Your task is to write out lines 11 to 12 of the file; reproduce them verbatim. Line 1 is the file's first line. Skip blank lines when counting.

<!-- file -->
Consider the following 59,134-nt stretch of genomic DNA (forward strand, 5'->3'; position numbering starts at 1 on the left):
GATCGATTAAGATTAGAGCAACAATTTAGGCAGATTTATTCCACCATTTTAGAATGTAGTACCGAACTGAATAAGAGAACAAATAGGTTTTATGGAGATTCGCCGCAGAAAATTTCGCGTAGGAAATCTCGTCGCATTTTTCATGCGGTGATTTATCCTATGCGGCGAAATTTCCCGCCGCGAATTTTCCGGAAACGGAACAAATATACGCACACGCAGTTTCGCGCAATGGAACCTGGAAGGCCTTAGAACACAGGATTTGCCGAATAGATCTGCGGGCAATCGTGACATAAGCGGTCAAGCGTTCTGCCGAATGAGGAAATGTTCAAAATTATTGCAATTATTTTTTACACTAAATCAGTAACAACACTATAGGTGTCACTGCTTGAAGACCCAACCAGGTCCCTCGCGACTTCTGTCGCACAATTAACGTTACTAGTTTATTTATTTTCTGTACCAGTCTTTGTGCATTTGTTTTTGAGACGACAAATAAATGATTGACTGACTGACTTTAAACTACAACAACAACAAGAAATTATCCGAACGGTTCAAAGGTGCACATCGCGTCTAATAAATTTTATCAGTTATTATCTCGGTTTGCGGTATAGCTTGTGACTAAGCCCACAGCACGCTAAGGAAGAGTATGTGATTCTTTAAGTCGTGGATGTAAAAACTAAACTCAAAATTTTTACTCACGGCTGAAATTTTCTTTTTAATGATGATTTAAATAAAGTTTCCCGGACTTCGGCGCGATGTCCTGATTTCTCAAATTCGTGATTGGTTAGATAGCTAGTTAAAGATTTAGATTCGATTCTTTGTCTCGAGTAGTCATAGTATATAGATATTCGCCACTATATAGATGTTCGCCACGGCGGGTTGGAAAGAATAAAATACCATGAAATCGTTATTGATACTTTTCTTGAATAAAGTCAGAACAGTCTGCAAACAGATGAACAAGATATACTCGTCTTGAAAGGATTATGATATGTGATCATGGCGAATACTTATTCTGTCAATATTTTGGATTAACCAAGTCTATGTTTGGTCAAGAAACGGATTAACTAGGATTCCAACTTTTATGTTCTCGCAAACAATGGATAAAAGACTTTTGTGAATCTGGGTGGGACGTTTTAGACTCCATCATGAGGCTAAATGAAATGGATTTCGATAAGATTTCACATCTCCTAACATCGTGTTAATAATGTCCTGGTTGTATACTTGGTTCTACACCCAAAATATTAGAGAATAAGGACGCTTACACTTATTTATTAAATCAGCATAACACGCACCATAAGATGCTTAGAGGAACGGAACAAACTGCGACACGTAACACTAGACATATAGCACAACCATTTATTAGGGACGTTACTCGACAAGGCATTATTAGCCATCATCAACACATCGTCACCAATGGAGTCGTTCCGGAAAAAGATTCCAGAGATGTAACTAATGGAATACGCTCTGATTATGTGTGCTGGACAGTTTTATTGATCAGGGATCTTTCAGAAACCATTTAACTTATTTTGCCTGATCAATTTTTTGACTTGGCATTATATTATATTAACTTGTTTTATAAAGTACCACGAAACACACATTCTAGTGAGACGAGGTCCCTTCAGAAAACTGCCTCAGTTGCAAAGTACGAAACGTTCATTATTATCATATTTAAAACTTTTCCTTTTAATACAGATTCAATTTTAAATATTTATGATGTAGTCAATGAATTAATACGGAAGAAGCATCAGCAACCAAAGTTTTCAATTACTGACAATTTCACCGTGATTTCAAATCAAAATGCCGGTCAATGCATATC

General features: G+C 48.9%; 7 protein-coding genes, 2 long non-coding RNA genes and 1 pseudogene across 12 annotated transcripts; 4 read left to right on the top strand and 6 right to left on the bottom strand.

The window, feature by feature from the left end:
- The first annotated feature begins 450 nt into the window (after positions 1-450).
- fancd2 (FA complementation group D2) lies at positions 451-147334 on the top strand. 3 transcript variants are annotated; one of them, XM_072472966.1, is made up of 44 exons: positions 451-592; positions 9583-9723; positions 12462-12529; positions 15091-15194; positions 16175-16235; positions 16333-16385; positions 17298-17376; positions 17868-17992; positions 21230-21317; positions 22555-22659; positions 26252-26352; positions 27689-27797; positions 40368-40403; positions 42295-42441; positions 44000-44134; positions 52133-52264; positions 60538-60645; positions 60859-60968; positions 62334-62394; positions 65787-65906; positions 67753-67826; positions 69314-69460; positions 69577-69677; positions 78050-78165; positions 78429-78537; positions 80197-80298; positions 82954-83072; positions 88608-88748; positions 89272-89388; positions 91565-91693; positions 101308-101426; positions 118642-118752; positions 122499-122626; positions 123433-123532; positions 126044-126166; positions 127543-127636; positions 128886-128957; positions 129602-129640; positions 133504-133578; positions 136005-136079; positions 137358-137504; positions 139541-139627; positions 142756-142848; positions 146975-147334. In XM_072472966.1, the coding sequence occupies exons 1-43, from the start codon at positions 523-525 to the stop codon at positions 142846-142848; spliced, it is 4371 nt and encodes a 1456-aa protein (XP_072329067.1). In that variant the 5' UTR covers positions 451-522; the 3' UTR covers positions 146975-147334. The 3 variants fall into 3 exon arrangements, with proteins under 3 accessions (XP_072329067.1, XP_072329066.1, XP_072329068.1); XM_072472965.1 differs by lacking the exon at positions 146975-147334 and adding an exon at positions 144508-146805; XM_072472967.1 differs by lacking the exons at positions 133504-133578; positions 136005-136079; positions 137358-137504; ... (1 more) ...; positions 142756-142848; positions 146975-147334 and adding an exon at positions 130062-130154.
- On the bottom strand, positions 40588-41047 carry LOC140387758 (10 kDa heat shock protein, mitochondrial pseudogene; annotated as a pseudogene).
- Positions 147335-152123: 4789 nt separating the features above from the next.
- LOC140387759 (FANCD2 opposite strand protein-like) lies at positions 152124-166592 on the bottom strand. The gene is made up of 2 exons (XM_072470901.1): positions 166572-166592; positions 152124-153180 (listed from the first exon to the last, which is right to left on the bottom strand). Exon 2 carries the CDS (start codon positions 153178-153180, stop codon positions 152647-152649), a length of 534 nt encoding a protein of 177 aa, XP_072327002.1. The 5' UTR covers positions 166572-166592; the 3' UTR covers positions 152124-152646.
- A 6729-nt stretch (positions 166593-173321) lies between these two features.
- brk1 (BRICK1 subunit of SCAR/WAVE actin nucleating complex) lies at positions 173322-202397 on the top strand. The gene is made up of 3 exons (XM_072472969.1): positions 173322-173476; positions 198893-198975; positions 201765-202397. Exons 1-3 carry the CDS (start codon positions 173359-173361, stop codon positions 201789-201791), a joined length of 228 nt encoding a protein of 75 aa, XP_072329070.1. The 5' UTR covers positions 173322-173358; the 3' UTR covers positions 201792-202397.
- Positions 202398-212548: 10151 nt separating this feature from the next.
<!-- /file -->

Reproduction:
- brk1 (BRICK1 subunit of SCAR/WAVE actin nucleating complex) lies at positions 173322-202397 on the top strand. The gene is made up of 3 exons (XM_072472969.1): positions 173322-173476; positions 198893-198975; positions 201765-202397. Exons 1-3 carry the CDS (start codon positions 173359-173361, stop codon positions 201789-201791), a joined length of 228 nt encoding a protein of 75 aa, XP_072329070.1. The 5' UTR covers positions 173322-173358; the 3' UTR covers positions 201792-202397.
- Positions 202398-212548: 10151 nt separating this feature from the next.